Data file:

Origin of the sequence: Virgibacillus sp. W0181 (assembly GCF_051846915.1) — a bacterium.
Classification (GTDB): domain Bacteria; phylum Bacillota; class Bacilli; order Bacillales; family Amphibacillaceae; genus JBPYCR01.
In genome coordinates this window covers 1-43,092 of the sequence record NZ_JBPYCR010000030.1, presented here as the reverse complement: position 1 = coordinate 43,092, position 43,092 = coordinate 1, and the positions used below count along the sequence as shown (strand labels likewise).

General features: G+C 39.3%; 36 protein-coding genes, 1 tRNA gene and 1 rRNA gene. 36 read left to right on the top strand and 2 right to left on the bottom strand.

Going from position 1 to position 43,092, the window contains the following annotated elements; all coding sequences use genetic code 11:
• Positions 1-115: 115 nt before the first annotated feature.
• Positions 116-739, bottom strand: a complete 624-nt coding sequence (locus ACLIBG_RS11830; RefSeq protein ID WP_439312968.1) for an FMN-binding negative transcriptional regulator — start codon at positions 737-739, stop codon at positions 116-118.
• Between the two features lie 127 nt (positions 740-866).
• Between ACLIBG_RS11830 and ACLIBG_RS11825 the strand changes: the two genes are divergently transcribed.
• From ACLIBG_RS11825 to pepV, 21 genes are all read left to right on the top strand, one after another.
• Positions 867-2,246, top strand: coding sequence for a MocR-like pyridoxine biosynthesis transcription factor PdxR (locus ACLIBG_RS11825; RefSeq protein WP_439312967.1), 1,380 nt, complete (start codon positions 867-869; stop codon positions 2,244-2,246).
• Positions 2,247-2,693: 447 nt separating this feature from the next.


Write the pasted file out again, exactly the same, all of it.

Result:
Origin of the sequence: Virgibacillus sp. W0181 (assembly GCF_051846915.1) — a bacterium.
Classification (GTDB): domain Bacteria; phylum Bacillota; class Bacilli; order Bacillales; family Amphibacillaceae; genus JBPYCR01.
In genome coordinates this window covers 1-43,092 of the sequence record NZ_JBPYCR010000030.1, presented here as the reverse complement: position 1 = coordinate 43,092, position 43,092 = coordinate 1, and the positions used below count along the sequence as shown (strand labels likewise).

General features: G+C 39.3%; 36 protein-coding genes, 1 tRNA gene and 1 rRNA gene. 36 read left to right on the top strand and 2 right to left on the bottom strand.

Going from position 1 to position 43,092, the window contains the following annotated elements; all coding sequences use genetic code 11:
• Positions 1-115: 115 nt before the first annotated feature.
• Positions 116-739, bottom strand: a complete 624-nt coding sequence (locus ACLIBG_RS11830; RefSeq protein ID WP_439312968.1) for an FMN-binding negative transcriptional regulator — start codon at positions 737-739, stop codon at positions 116-118.
• Between the two features lie 127 nt (positions 740-866).
• Between ACLIBG_RS11830 and ACLIBG_RS11825 the strand changes: the two genes are divergently transcribed.
• From ACLIBG_RS11825 to pepV, 21 genes are all read left to right on the top strand, one after another.
• Positions 867-2,246, top strand: coding sequence for a MocR-like pyridoxine biosynthesis transcription factor PdxR (locus ACLIBG_RS11825; RefSeq protein WP_439312967.1), 1,380 nt, complete (start codon positions 867-869; stop codon positions 2,244-2,246).
• Positions 2,247-2,693: 447 nt separating this feature from the next.